When you’re just starting out with weight lifting or body building, it can be really quite confusing, and quite frankly daunting as to what you should do. The latest article in your favourite men’s magazine might be telling you to do high reps, high volume work, with low weights. A google search tells you to do moderate weights and a moderate number of reps, and your best mate tells you that you shouldn’t be doing this or that exercise at all, because you’ll do your back in.
When someone first starts training, their body will grow and get stronger doing just about anything. Your routine could have minimal structure, and you could still get stronger. This is why so many people you see down at your local gym have been lifting the same weight for years on end. They’re doing just what they did when they started. The same old thing that gave them their original gains in strength and size, leaving them stuck in weight lifting purgatory, seemingly making little to no progress. Whilst their unstructured and poor routines were ample enough in the very beginning to cause strength and muscle increases, it just doesn’t cut it any more.
The backbone of any great beginner lifting programme should be linear progression. To take full advantage of “noob” gains, when you first start out – you want to be on a routine which focusses on adding weight to the bar every single session. You also want to take advantage of linear progress for as long as you can. There’s no use in changing to an intermediate programme because “you’ve been training x months/years” – if you’re still making linear progress on a beginner routine, stick to it! People shouldn’t change routines when they have been working out for a certain period of time, or lift a certain amount of weight – rather they should change when they just can’t progress any further. The key difference between beginner, intermediate and advanced routines is the speed in which you make progress. Whilst a beginner can add weight every session, an advanced lifter might only make progress on their lifts once a month, if not even less often. So don’t get ahead of yourself and slow down your gains before it’s necessary!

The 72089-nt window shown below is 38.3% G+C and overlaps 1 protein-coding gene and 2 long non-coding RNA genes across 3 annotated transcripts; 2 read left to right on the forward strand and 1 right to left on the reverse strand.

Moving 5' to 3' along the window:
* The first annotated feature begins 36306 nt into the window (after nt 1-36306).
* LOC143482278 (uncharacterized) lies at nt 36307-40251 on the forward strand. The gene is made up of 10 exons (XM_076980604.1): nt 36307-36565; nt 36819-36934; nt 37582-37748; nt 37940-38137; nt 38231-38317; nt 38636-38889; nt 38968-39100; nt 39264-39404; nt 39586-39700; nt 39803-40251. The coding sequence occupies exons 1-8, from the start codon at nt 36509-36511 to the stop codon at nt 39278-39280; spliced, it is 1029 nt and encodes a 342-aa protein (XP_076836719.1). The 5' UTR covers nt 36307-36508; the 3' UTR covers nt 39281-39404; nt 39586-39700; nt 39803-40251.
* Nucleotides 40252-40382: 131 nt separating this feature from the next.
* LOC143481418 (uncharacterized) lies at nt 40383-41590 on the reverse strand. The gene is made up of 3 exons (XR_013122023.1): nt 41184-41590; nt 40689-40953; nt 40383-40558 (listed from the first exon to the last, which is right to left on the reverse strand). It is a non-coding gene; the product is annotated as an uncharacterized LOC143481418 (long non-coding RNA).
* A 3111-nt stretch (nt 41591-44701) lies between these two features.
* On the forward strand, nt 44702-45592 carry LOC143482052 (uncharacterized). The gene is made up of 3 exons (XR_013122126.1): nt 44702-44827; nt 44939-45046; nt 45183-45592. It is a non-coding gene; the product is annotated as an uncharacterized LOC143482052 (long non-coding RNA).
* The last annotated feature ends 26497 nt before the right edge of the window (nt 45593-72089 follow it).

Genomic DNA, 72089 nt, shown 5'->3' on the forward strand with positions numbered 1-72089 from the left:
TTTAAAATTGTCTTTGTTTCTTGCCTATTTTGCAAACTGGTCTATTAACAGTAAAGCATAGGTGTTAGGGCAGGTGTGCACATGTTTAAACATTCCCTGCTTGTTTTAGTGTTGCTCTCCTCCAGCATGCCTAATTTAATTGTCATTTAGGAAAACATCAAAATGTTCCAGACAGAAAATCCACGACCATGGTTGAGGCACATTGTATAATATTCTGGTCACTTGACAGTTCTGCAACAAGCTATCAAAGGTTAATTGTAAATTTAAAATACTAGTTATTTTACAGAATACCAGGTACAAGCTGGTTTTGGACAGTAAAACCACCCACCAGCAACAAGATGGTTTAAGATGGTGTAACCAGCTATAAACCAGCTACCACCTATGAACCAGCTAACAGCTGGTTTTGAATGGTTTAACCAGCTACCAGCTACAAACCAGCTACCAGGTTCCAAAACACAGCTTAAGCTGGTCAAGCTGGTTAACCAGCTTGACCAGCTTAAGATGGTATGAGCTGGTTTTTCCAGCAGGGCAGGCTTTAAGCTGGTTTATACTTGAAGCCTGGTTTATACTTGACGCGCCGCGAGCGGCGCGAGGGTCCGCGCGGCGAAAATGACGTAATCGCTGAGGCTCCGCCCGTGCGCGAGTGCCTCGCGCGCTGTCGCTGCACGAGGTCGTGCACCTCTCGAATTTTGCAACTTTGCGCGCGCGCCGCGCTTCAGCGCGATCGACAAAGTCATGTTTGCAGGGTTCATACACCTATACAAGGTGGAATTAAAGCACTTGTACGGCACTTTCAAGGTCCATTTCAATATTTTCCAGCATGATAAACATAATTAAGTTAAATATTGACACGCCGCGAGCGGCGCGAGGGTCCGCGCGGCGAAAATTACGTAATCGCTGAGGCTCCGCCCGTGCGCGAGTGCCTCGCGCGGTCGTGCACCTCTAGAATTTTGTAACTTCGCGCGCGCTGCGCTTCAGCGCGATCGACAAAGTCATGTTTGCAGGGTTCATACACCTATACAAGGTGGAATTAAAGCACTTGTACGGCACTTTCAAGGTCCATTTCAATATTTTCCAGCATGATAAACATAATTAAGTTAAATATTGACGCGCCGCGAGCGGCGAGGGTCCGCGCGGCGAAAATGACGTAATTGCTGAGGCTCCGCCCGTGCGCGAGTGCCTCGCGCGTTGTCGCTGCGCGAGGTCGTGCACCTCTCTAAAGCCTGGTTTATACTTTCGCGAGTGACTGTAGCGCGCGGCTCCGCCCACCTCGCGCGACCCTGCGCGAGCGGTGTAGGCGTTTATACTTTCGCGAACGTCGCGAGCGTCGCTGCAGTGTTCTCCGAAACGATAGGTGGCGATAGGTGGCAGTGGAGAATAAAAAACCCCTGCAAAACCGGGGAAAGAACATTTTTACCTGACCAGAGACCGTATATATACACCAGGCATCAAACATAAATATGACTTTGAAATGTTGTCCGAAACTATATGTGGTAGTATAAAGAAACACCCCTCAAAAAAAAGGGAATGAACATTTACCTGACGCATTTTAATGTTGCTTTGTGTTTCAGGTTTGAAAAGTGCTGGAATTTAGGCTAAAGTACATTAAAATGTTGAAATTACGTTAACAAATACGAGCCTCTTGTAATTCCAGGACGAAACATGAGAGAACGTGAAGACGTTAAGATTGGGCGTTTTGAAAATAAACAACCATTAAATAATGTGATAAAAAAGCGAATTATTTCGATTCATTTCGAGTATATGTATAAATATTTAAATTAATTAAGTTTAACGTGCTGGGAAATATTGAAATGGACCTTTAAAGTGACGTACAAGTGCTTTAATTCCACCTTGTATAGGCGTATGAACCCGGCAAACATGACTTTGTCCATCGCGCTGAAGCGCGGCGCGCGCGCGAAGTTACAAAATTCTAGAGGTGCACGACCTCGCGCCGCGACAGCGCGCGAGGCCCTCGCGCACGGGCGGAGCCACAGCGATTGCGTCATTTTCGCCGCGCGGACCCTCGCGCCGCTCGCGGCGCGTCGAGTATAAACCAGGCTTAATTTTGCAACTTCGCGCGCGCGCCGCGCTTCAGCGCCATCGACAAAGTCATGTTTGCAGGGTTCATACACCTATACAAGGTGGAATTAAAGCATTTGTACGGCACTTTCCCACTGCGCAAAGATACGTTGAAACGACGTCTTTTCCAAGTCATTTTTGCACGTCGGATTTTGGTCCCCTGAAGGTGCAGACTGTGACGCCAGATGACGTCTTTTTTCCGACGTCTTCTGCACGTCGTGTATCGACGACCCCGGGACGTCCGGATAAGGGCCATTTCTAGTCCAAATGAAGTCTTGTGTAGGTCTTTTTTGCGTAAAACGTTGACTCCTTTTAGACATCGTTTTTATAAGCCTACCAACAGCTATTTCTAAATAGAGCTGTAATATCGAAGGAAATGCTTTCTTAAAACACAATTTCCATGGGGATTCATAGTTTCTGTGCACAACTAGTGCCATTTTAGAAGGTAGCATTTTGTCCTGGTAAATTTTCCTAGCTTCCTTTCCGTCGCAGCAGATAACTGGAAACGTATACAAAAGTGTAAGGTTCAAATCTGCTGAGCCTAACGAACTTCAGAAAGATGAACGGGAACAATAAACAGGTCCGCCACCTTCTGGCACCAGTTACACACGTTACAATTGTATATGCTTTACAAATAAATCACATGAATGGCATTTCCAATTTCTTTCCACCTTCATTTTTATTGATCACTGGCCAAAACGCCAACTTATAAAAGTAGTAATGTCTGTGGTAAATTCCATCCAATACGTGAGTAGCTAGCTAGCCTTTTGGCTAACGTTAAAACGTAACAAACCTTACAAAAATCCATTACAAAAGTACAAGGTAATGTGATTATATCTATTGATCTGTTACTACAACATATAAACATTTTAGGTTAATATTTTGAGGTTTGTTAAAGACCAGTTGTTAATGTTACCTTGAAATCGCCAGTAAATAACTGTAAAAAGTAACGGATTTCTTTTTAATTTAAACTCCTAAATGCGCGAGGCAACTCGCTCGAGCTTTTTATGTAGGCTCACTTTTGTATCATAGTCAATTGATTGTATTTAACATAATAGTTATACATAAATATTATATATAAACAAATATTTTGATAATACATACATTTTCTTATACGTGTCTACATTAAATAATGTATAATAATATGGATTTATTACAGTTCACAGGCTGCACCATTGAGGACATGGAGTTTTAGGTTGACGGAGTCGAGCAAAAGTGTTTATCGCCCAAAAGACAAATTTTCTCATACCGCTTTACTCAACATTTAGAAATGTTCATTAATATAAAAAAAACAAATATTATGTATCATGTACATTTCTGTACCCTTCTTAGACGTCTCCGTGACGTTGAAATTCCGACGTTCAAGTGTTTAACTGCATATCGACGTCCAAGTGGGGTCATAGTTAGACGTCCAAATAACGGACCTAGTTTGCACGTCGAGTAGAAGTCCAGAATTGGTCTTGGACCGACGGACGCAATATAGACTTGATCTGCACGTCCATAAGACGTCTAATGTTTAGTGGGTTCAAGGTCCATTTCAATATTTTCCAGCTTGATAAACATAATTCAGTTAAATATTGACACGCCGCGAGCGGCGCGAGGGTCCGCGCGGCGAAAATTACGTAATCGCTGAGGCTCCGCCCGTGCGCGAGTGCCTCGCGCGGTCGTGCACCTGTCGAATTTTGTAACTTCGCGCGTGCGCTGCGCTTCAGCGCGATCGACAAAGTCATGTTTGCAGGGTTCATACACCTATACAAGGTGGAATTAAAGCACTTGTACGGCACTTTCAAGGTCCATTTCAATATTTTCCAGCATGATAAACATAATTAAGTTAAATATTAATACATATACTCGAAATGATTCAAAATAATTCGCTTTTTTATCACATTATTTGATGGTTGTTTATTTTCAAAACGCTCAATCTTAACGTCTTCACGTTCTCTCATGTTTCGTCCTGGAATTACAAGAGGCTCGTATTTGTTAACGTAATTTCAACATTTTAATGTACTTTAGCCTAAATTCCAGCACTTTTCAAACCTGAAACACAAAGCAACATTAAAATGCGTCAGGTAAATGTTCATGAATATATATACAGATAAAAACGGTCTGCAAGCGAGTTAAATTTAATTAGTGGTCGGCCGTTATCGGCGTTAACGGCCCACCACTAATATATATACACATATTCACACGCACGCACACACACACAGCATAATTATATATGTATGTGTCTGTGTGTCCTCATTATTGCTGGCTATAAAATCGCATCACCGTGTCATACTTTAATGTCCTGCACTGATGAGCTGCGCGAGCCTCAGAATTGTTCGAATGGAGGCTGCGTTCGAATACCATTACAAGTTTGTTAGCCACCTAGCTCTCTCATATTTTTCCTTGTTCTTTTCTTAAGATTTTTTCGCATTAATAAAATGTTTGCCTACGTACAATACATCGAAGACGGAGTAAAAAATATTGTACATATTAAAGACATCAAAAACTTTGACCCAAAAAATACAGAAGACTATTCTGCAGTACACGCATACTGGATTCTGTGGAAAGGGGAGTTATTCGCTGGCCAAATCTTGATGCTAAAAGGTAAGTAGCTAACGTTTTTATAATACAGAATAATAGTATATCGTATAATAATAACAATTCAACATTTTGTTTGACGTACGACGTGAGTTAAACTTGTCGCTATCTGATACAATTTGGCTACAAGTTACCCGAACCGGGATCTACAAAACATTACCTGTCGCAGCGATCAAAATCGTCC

Personally – when I speak to any beginner lifter, I recommend one of two routines to them, no matter what their goals are. Quite frankly when you are just beginning, your goals are irrelevant, because you’re very (likely pitifully) weak (don’t worry though. After only 6-12 months on the routines I’m going to suggest here, you could well be one of the stronger guys in your gym). Whether in the long term you want to be a bodybuilder, powerlifter, olympic lifter or something else, you need a strength base before beginning to specialise. You wouldn’t take an engineering degree without a good foundation in maths, and the same applies to lifting – you shouldn’t start to specialise until you have a good foundation of strength.
The two routines I’m going to recommend to you, are Stronglifts 5×5 and Starting Strength. Both routines are built around the big compound exercises (bench press, squats, power cleans, bent-over rows, overhead presses and deadlifts), and are very simple to get started with. You add weight to the bar every session, and can make phenomenal progress on all your lifts in just a few months.
Stronglifts 5×5 involves going to the gym 3 days a week, focussing on the Bench Press, Squat, Overhead Press, Deadlift and Bent-over Row. More information on the routine can be found here.
Starting Strength also involves going to the gym 3 days a week, focussing on the Bench Press, Squat, Deadlift, Overhead Press and Power Clean. More information on the routine can be found here.
You can pick either routine to get started with – just follow the links above to find out more, and pick your preference. The key difference between the routines is that Starting Strength involves power cleans, which are a more technical lift to get started with – whilst Stronglift 5×5 replaces cleans with bent-over rows, an easier exercise to get to grips with. If you’re worried about learning how to clean – get started with Stronglifts 5×5. They’re both great routines and will result in astoundingly quick progress.